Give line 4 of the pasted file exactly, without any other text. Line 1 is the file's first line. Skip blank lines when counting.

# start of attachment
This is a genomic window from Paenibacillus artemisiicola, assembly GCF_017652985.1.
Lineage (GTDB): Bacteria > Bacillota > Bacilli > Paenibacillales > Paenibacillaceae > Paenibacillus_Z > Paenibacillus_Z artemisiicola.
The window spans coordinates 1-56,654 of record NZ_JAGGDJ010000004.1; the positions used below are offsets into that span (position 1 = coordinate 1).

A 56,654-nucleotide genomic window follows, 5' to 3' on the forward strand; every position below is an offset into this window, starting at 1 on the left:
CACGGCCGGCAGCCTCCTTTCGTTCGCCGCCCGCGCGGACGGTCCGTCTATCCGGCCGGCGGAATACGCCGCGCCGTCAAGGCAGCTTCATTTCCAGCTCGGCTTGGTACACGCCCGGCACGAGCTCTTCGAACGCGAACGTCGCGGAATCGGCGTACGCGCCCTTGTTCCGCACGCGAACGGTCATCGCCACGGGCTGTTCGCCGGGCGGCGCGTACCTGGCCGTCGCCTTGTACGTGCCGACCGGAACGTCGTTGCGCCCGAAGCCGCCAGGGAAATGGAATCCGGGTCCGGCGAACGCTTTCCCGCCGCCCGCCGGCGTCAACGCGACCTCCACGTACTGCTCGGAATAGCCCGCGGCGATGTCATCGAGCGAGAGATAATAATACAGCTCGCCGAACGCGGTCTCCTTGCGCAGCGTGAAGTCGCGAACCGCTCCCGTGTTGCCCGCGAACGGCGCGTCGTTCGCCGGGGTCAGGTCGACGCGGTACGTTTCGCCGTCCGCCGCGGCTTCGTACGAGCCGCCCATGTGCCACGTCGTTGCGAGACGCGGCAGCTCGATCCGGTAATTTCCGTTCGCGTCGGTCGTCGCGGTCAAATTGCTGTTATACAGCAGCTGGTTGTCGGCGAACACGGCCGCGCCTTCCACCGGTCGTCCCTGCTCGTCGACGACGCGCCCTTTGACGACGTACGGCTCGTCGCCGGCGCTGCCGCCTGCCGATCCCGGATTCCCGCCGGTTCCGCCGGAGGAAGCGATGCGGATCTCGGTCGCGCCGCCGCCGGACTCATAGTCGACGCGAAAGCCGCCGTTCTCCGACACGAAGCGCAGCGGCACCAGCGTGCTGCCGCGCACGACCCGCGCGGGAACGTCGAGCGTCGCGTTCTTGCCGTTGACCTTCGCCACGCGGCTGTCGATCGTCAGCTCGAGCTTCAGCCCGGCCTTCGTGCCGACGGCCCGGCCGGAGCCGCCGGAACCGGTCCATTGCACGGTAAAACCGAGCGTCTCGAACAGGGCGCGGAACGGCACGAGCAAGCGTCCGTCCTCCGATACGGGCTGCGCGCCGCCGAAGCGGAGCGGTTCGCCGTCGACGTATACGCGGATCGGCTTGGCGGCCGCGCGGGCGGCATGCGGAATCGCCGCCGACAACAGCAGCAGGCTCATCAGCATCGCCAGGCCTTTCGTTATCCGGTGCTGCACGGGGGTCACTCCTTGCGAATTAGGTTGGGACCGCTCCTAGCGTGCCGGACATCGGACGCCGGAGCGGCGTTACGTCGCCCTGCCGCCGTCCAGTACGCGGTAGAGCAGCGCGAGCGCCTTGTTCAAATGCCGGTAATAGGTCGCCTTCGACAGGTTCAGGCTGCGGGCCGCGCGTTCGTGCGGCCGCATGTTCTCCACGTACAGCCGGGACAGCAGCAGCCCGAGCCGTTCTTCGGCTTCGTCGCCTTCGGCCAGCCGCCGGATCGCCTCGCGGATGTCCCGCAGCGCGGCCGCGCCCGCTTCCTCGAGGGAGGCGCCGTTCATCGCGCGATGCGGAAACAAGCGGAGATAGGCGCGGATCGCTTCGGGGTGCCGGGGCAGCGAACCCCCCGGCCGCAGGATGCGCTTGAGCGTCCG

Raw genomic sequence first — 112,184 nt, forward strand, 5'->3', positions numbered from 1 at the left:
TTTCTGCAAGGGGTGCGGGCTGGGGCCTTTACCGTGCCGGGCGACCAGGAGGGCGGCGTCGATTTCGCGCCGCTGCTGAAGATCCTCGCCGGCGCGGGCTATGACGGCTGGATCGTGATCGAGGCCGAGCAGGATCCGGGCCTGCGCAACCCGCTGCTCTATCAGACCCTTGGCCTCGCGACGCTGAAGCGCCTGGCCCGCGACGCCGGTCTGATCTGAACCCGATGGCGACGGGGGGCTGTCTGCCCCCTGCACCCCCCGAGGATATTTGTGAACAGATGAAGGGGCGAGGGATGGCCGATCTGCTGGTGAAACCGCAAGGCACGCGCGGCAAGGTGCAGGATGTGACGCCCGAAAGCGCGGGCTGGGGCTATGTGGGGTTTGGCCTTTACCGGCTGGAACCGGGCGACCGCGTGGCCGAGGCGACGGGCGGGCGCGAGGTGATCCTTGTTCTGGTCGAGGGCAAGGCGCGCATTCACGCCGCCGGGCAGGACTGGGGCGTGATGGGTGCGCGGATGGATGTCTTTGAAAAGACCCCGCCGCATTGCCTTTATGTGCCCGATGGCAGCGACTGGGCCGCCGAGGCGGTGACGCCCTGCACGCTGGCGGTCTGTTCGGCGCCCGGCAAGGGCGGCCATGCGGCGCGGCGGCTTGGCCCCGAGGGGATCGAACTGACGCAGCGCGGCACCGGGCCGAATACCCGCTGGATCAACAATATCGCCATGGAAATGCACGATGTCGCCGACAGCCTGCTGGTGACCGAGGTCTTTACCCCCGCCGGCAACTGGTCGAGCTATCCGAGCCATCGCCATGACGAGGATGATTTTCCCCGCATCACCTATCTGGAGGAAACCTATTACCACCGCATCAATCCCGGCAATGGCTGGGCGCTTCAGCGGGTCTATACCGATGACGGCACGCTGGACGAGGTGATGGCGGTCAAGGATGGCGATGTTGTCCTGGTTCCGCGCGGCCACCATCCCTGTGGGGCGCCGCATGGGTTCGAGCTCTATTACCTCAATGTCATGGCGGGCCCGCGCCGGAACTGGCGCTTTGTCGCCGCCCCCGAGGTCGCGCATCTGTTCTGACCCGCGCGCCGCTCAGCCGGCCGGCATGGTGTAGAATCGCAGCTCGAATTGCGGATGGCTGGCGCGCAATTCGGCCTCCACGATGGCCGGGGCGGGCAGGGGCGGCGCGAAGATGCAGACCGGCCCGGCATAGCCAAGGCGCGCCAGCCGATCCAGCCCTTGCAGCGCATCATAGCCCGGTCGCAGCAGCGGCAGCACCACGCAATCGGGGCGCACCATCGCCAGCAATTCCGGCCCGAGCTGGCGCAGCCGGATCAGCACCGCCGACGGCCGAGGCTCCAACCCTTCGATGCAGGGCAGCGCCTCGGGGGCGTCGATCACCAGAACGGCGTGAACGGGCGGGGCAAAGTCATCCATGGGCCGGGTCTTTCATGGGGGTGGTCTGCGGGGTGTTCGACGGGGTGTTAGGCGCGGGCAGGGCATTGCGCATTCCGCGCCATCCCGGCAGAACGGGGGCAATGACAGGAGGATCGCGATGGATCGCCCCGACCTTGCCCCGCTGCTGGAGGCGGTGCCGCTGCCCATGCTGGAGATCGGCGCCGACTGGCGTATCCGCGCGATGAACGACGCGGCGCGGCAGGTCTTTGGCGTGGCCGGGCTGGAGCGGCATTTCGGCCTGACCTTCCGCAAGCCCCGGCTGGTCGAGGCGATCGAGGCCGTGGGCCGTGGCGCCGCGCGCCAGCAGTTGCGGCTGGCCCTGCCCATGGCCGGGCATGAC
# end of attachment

A 56,654-nucleotide genomic window follows, 5' to 3' on the forward strand; every position below is an offset into this window, starting at 1 on the left: